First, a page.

- The Washington Times - Friday, March 3, 2006

Jerry Colangelo is attempting to assemble a genuine basketball team, as opposed to a collection of hastily assembled All-Stars, following the lackluster performance of Team USA in the FIBA World Championship in 2002 and the Athens Games in 2004.

The 22-player list, to be officially announced Sunday, has been crafted in the context of team dynamics, perimeter shooting and the willingness of the participants to commit to the program through the Beijing Games in 2008.

That in part explains the invitations to Gilbert Arenas and Antawn Jamison, two solid citizens eager to wear the red, white and blue of Team USA. Their inclusion was not hurt by their connection to Ernie Grunfeld, who serves on Colangelo’s advisory panel.

Arenas, in particular, was vocal about his desire to be among the select few. As he noted, he is not one to rest in the offseason anyway.

His prospects of making the final roster have been aided by the surprising omission of Allen Iverson, who campaigned to be on the team and earned high marks from Colangelo after their interview.

The earnestness of Arenas to represent his country is just the attitude Colangelo was seeking after the NBA’s collective yawn going into Athens. That ill-conceived team dropped three games en route to a bronze medal. That team could not shoot straight or master the nuances of the international game.

The days of meeting up and expecting the world to roll over on cue ended with the U.S. team that finished sixth in the World Championship in 2002. That ear-splitting alarm was sounded on these shores, in Indianapolis. It took the NBA and USA Basketball another two years to recognize that it was no aberration.

This team has plenty of shooters in Arenas, Kobe Bryant, Paul Pierce, Joe Johnson, LeBron James and Dwyane Wade. Shooting was the bane of the U.S. team in Athens, as opponents employed packed-in zone defenses to neutralize the quickness advantage of the Americans. The simple recourse is to sink a good number of outside shots to stretch the defense.

That need has been addressed going into the World Championship in Japan this August. This team also has the versatility of Chris Bosh, Shawn Marion and Brad Miller, the defensive prowess of Bruce Bowen and the inside efficiency of Elton Brand.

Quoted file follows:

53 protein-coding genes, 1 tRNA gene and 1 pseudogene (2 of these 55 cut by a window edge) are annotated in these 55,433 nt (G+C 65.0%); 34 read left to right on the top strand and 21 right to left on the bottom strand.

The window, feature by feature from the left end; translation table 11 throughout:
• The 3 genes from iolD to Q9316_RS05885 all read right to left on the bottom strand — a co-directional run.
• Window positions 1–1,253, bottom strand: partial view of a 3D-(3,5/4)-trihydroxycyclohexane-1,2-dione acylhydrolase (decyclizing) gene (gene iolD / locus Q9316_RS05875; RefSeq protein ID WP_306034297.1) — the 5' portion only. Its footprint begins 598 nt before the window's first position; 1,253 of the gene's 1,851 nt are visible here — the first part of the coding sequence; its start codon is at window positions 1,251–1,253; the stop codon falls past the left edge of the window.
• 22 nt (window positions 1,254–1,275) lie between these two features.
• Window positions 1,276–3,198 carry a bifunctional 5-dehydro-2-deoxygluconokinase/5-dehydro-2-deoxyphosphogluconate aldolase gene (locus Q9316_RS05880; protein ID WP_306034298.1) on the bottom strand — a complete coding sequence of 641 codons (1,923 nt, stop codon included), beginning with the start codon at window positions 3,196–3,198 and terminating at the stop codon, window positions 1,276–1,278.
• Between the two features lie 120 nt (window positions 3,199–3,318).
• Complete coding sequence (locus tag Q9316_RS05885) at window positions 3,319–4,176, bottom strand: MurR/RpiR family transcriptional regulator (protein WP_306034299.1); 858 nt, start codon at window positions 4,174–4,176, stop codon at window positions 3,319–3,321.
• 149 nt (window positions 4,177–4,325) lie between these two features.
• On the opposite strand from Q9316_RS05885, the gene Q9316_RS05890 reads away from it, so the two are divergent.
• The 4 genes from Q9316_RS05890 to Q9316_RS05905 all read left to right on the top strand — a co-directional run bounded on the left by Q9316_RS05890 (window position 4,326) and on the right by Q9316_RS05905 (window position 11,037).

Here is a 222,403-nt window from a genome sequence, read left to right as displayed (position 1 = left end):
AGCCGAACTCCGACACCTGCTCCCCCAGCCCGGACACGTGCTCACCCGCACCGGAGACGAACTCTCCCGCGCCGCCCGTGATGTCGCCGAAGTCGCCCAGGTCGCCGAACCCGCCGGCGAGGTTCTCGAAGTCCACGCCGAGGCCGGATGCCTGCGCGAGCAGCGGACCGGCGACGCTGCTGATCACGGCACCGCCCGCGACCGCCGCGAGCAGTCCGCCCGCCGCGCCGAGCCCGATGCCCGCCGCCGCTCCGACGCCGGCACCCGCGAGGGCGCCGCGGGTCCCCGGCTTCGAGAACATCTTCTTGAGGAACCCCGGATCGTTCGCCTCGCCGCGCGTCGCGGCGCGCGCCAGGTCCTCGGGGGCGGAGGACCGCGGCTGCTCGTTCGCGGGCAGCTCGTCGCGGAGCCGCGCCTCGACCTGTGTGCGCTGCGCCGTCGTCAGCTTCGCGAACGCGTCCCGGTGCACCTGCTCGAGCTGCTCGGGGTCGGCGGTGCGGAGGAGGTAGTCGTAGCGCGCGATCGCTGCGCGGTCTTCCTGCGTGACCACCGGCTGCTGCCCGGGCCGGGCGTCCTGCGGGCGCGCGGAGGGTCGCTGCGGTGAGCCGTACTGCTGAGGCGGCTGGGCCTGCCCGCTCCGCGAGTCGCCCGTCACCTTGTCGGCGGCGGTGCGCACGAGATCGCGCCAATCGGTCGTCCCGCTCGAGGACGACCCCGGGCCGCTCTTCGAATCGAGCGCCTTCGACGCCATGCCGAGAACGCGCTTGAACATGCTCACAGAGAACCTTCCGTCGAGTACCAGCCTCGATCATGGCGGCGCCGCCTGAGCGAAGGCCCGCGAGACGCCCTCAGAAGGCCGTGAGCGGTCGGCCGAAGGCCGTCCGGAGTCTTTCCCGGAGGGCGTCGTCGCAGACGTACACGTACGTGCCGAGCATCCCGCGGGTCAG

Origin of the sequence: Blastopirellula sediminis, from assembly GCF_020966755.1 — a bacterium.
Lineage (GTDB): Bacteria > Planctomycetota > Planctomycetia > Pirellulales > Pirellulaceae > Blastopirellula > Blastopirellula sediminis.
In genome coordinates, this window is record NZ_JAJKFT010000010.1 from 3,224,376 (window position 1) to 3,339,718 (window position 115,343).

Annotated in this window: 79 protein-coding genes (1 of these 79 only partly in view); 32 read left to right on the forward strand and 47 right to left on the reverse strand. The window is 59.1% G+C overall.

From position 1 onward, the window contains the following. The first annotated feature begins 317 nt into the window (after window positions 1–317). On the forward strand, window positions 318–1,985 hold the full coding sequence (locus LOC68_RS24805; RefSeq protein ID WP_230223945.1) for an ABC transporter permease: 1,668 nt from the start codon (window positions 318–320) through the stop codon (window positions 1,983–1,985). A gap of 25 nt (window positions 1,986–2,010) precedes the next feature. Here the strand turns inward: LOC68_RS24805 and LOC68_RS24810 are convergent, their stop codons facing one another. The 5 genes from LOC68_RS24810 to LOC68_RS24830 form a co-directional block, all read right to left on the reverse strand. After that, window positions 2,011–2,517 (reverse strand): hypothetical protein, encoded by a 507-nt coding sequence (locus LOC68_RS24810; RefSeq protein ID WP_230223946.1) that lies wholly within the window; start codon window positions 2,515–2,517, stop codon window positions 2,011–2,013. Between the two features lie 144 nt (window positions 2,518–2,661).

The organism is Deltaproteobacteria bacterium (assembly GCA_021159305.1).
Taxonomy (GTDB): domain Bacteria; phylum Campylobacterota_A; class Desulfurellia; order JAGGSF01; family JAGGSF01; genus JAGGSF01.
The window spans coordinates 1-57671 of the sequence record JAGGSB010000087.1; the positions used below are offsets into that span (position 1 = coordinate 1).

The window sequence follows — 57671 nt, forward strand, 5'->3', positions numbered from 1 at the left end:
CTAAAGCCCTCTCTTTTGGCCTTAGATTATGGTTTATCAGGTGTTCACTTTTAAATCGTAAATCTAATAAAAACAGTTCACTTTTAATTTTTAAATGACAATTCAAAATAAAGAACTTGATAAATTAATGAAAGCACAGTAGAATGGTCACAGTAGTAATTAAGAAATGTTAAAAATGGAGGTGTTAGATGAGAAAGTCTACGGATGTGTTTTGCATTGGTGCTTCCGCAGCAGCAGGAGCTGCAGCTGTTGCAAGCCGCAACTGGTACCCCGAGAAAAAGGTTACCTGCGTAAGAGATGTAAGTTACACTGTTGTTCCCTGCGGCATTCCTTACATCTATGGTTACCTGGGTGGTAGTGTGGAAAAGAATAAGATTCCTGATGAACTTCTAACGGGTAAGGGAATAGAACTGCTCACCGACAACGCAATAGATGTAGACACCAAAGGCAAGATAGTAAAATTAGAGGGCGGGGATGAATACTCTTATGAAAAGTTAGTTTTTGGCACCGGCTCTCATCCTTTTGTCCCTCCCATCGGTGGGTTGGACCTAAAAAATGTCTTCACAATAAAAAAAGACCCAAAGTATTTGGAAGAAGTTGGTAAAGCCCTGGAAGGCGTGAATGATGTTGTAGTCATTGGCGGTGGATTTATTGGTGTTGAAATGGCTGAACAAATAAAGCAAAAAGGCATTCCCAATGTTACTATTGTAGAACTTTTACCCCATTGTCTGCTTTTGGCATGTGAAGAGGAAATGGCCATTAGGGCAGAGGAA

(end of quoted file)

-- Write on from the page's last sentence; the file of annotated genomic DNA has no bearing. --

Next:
The only element the team is truly lacking is a traditional center who swallows up the three-second lane and maneuvers on offense with his back to the basket. That player would be Officer Shaq, of course, if he ever feels inclined.

His capacity to commit to the program is problematic at this point in his career. The NBA’s 82-game schedule is challenging enough on his massive frame. By the time the Beijing Games roll around, Officer Shaq will be 36 years old.

Yet as the program evolves and players are shuffled to and from the active roster in the three summers ahead, Officer Shaq could find it in him to commit to one of the functions.

Although Americans tend to work themselves into a lather over the basketball competition of the Olympics, the rest of the world focuses its energies on the World Championship, which actually makes sense.

The World Championship is a celebration of the game, the spotlight all its own.

The rest of the world is embracing the game with a fervor that is showing up in persuasive numbers on NBA rosters. The foreign evolution is as compelling as this in the last generation: from Uwe Blab and Detlef Schrempf to Dirk Nowitzki, an MVP candidate this season.

USA Basketball’s attempt to fix the culture of apathy has been met by the straightforwardness of Colangelo.

His blunt message to the multi-millionaires was effective: Don’t do USA Basketball any favors. Representing your country in international competition is an honor, not a sentence, and only those who see it that way need apply.

That attitudinal adjustment is a good start.

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